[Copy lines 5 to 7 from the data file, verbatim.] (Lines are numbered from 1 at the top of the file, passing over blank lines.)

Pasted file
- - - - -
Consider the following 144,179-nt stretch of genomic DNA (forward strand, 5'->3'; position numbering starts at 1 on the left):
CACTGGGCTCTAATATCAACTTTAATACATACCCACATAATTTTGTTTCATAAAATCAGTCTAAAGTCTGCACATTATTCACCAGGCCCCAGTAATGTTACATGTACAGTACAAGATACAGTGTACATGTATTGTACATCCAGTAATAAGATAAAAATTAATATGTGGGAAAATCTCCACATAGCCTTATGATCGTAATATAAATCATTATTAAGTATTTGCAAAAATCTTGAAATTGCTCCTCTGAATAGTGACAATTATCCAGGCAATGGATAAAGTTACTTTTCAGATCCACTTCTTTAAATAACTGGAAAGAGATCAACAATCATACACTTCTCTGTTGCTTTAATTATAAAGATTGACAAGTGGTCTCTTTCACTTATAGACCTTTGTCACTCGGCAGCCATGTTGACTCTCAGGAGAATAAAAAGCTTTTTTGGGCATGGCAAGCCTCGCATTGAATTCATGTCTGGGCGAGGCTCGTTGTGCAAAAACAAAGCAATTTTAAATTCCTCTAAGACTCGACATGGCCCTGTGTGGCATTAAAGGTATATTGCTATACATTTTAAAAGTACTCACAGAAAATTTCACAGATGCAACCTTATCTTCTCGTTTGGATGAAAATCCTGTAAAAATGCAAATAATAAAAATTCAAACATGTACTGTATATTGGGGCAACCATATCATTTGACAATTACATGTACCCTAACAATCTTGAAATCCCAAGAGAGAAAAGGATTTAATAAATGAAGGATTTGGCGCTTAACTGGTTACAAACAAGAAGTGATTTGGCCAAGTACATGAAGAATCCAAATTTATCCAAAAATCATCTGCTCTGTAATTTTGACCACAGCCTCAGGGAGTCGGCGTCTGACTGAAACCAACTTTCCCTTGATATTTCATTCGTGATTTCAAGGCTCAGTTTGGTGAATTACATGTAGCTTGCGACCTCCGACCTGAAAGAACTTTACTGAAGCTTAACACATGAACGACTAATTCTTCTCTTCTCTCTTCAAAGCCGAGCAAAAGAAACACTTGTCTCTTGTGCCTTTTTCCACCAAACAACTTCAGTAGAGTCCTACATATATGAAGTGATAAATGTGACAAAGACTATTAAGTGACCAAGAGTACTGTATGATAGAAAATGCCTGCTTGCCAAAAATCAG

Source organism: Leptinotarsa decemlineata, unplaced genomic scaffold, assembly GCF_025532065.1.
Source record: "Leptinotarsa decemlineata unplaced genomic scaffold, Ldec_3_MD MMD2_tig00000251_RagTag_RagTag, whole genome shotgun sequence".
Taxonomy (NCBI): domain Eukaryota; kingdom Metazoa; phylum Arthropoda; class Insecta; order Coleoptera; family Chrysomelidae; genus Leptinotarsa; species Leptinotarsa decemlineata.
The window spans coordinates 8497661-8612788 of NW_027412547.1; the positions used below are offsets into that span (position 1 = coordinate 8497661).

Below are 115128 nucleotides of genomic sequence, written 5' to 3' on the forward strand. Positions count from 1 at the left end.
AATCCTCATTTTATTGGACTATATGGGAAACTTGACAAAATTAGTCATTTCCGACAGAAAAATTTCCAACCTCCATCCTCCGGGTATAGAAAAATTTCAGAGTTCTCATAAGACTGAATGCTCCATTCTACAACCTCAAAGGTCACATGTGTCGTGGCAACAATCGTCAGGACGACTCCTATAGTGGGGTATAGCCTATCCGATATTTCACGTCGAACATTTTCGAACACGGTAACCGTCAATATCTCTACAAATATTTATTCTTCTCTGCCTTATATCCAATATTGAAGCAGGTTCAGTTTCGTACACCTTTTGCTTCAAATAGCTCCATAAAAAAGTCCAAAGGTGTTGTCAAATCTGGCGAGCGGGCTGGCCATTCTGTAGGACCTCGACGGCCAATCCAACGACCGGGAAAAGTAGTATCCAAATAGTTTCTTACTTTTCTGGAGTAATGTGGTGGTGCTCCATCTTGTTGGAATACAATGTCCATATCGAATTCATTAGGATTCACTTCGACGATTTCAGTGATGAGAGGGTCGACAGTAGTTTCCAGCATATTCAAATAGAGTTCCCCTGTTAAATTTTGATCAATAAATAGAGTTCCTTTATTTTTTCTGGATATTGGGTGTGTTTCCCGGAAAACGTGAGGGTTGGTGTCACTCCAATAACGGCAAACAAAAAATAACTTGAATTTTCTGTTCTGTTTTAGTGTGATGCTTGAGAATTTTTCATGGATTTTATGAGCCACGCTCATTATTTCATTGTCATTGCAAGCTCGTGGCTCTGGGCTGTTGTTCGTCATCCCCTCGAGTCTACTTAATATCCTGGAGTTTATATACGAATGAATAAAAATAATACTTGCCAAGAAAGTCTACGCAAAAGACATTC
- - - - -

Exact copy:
Taxonomy (NCBI): domain Eukaryota; kingdom Metazoa; phylum Arthropoda; class Insecta; order Coleoptera; family Chrysomelidae; genus Leptinotarsa; species Leptinotarsa decemlineata.
The window spans coordinates 8497661-8612788 of NW_027412547.1; the positions used below are offsets into that span (position 1 = coordinate 8497661).

Below are 115128 nucleotides of genomic sequence, written 5' to 3' on the forward strand. Positions count from 1 at the left end.